By Emmalee Biebl
Since starting at Fraser Riverkeeper, I’ve had the opportunity to spend time around the edges of False Creek assisting our Water Monitoring Coordinator, Katie Moore. We frequently have passersby ask us about the water quality—many saying they would never get in the water here— alluding to some dirty, industrial past. As someone who just moved to Vancouver a few years ago, I only knew False Creek as the beautiful park-lined inlet where paddlers and boaters enjoy the water year-round. The more time I spent working around the inlet, the more questions I had unanswered. I mean, why is it even called False Creek?
Emmalee collects a water sample in False Creek East, Vancouver, 2019
I decided I wanted to learn more so I began a deep dive into the history of False Creek. As it turns out, the answer to my first question about why False Creek is “false” is quite simple. An English hydrographer, G.H. Richards, who was surveying the inlet in the mid-1800s, had initially thought he was travelling up a creek. As he travelled inward, he realized that it was not a creek but an inlet and so became the name “False Creek”!1
I learned that when European colonizers arrived there were thriving indigenous settlements all along the inlet. The Musqueam, Squamish, and Tsleil-Waututh First Nations had already inhabited the area that is now called "Vancouver" for thousands of years and relied on the abundance of natural resources in the region for all aspects of life.2
False Creek was once about 5 times the size it is today and flowed as far as what is currently Clark Drive, which means my home in Strathcona would have been on the waterfront! I can’t help but think how nice that would be for us East Vancouverites who have so few options to access the water compared to residents in the west. Before the railway company filled in the portion of False Creek that flowed east of Main Street to build the Pacific Central Station, it was an area rich in biodiversity. The inlet was made up of tidal flats and grasslands with small streams flowing into it.3 The abundance of wildlife and natural resources meant that False Creek was an important area for First Nations to fish, hunt, and harvest traditional foods.
ca. 189?: Looking north from Mount Pleasant at False Creek. Westminster Bridge (now Main Street), runs over False Creek, which flows all the way to Clark Drive.
With European settlement, False Creek became a booming industrial area where tons of industrial and sewage waste flowed into the inlet on a daily basis.4 I learned that the inlet quickly changed from the lush biodiverse waterway to an industrial wasteland.
I was surprised to find out that just over a hundred years ago Granville Island was not an island but a sandbar revealed at low tide. Just below the Granville Bridge, was an area named “Snauq” which translates to “sandbar” in the Squamish language.5 The area was a winter settlement for the Squamish people that provided abundant conditions for fishing.6 After much dispute, the National Harbour Commission took ownership of the sandbar, quickly built a seawall around it, and filled it with soil to make room for even more industry.7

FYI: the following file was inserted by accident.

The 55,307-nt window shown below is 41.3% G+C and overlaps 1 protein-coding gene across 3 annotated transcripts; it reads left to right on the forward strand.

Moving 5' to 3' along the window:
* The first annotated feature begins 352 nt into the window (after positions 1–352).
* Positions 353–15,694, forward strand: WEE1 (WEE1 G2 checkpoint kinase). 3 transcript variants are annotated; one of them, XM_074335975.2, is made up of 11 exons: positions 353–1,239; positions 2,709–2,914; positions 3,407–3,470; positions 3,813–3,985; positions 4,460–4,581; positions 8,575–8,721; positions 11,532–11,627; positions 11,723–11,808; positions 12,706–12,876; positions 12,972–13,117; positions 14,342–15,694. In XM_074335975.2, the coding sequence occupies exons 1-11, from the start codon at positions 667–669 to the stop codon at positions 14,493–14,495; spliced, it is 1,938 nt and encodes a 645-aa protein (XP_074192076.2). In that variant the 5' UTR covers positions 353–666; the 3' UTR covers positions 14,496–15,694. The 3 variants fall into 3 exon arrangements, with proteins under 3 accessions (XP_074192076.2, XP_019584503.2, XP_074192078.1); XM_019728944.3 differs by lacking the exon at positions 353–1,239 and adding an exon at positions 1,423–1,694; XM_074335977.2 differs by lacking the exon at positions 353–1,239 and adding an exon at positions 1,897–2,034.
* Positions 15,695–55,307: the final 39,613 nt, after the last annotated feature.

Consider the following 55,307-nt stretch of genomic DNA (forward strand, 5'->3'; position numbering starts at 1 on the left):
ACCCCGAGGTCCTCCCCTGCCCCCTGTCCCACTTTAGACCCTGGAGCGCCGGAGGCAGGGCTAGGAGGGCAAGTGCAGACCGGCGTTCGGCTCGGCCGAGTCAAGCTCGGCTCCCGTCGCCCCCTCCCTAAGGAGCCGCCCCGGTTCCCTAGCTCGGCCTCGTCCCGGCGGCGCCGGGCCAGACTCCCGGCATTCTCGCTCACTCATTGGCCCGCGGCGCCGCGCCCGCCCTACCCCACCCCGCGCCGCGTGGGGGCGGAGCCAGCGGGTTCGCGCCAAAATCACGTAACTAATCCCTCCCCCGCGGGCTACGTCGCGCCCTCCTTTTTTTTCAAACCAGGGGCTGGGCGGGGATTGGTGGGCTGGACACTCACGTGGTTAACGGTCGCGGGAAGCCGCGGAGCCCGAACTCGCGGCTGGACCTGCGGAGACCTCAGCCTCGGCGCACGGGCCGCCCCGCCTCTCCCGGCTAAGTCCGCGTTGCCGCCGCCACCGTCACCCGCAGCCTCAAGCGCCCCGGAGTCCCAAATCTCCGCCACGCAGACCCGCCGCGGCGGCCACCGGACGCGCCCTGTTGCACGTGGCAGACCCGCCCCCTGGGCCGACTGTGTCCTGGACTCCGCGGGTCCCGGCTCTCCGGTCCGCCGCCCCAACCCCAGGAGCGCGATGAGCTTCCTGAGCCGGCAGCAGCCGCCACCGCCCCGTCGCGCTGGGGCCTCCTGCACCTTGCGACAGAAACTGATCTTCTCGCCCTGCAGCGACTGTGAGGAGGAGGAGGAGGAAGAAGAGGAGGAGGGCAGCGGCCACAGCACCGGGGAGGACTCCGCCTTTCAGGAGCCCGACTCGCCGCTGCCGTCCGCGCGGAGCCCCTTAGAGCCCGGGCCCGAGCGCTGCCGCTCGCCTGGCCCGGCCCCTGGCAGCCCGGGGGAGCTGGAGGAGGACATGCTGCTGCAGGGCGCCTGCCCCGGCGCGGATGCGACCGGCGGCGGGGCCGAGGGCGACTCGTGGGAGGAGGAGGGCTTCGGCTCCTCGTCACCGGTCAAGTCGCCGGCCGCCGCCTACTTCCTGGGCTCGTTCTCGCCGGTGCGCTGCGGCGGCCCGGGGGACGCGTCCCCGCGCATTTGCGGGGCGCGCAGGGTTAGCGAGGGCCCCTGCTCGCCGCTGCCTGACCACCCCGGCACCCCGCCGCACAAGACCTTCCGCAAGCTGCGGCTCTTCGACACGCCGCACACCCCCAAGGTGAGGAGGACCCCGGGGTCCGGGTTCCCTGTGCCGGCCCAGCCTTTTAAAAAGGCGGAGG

Decades of industry in this area have had major impacts on the ecology and wildlife of False Creek. However, following many urban revitalization projects beginning in the ‘70s, we’ve seen a resurgence of bird populations and marine life. This has transformed False Creek into the popular spot I know it as today, providing year-round access for Vancouverites and tourists to connect with the water. While many improvements to the area have been made, residual industrial pollution and E.coli contamination still impact the water quality here. I learned that this is one of the main reasons why Fraser Riverkeeper has been dedicated to keeping a close eye on False Creek for many years.
ca. 1970: Areal view of an industrial False Creek, looking north towards downtown.
In 2018, we launched a small monitoring program in order to collect samples and environmental observations throughout the year, adding to the data that is collected by Metro Vancouver in the summer months. Our mission was, and still is, to provide the public with up-to-date water quality information and to track how the water body changes over time. After our first season, we published the False Creek Water Monitoring Program First Season Report that detailed our findings after months on the water. We have since expanded the program which we have called the Vancouver Water Monitoring Program. Each week, we collect samples at Olympic Village, Brokers’ Bay, and Vanier Park, and hope to add sites beyond False Creek in the coming months.
I was excited to learn more about False Creek by spending more time around the water body and diving into its history. Despite its many improvements, the water quality in False Creek, like all water bodies, still changes as quickly as the weather. Before you head out on the water, be sure to check out our latest sample results on our website and find water quality information for over 8000 beaches on Swim Guide.
5: Maracle, Lee. "Goodbye, Snauq." Our Story. Toronto: Dominion Institute and Anchor, 2005. 205-19. Print. p.206